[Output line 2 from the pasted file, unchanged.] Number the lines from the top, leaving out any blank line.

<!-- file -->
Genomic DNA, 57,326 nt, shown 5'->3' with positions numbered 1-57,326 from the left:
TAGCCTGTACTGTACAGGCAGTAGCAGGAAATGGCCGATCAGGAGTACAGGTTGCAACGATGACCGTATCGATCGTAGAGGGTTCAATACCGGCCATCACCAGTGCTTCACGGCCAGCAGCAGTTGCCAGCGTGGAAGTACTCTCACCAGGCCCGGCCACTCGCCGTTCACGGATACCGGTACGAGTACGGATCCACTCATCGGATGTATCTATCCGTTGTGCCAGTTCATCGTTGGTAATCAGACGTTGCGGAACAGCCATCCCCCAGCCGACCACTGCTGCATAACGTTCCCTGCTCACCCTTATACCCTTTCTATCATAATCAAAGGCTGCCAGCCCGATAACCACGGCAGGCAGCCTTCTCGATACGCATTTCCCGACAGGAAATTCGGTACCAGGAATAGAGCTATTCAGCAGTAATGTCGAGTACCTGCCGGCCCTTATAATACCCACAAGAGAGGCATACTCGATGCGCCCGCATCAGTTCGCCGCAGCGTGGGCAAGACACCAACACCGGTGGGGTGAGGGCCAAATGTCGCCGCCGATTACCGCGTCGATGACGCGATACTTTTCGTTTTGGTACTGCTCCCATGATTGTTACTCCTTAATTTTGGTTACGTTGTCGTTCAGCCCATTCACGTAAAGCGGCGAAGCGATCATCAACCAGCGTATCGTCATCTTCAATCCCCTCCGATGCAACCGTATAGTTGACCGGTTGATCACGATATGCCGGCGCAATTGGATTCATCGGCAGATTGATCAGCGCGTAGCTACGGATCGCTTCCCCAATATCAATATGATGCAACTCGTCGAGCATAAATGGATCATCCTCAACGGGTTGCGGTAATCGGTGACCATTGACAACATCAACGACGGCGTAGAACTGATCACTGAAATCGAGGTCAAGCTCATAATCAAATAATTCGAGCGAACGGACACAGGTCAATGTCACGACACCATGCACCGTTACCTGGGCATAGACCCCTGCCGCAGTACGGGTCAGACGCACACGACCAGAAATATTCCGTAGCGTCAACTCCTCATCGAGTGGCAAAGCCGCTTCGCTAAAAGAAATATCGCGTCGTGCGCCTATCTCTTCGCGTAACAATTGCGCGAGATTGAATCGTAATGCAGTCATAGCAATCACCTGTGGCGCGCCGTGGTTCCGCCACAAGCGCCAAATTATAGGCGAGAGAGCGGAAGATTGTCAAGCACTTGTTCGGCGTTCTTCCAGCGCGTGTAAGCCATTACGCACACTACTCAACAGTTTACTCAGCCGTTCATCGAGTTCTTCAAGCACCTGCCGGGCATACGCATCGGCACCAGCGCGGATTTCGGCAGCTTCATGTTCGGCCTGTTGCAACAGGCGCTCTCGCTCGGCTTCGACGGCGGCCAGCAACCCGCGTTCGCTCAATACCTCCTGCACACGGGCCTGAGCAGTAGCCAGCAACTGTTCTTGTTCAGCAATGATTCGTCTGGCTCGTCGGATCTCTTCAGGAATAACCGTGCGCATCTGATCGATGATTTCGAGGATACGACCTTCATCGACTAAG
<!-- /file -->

TAGCCTGTACTGTACAGGCAGTAGCAGGAAATGGCCGATCAGGAGTACAGGTTGCAACGATGACCGTATCGATCGTAGAGGGTTCAATACCGGCCATCACCAGTGCTTCACGGCCAGCAGCAGTTGCCAGCGTGGAAGTACTCTCACCAGGCCCGGCCACTCGCCGTTCACGGATACCGGTACGAGTACGGATCCACTCATCGGATGTATCTATCCGTTGTGCCAGTTCATCGTTGGTAATCAGACGTTGCGGAACAGCCATCCCCCAGCCGACCACTGCTGCATAACGTTCCCTGCTCACCCTTATACCCTTTCTATCATAATCAAAGGCTGCCAGCCCGATAACCACGGCAGGCAGCCTTCTCGATACGCATTTCCCGACAGGAAATTCGGTACCAGGAATAGAGCTATTCAGCAGTAATGTCGAGTACCTGCCGGCCCTTATAATACCCACAAGAGAGGCATACTCGATGCGCCCGCATCAGTTCGCCGCAGCGTGGGCAAGACACCAACACCGGTGGGGTGAGGGCCAAATGTCGCCGCCGATTACCGCGTCGATGACGCGATACTTTTCGTTTTGGTACTGCTCCCATGATTGTTACTCCTTAATTTTGGTTACGTTGTCGTTCAGCCCATTCACGTAAAGCGGCGAAGCGATCATCAACCAGCGTATCGTCATCTTCAATCCCCTCCGATGCAACCGTATAGTTGACCGGTTGATCACGATATGCCGGCGCAATTGGATTCATCGGCAGATTGATCAGCGCGTAGCTACGGATCGCTTCCCCAATATCAATATGATGCAACTCGTCGAGCATAAATGGATCATCCTCAACGGGTTGCGGTAATCGGTGACCATTGACAACATCAACGACGGCGTAGAACTGATCACTGAAATCGAGGTCAAGCTCATAATCAAATAATTCGAGCGAACGGACACAGGTCAATGTCACGACACCATGCACCGTTACCTGGGCATAGACCCCTGCCGCAGTACGGGTCAGACGCACACGACCAGAAATATTCCGTAGCGTCAACTCCTCATCGAGTGGCAAAGCCGCTTCGCTAAAAGAAATATCGCGTCGTGCGCCTATCTCTTCGCGTAACAATTGCGCGAGATTGAATCGTAATGCAGTCATAGCAATCACCTGTGGCGCGCCGTGGTTCCGCCACAAGCGCCAAATTATAGGCGAGAGAGCGGAAGATTGTCAAGCACTTGTTCGGCGTTCTTCCAGCGCGTGTAAGCCATTACGCACACTACTCAACAGTTTACTCAGCCGTTCATCGAGTTCTTCAAGCACCTGCCGGGCATACGCATCGGCACCAGCGCGGATTTCGGCAGCTTCATGTTCGGCCTGTTGCAACAGGCGCTCTCGCTCGGCTTCGACGGCGGCCAGCAACCCGCGTTCGCTCAATACCTCCTGCACACGGGCCTGAGCAGTAGCCAGCAACTGTTCTTGTTCAGCAATGATTCGTCTGGCTCGTCGGATCTCTTCAGGAATAACCGTGCGCATCTGATCGATGATTTCGAGGATACGACCTTCATCGACTAAG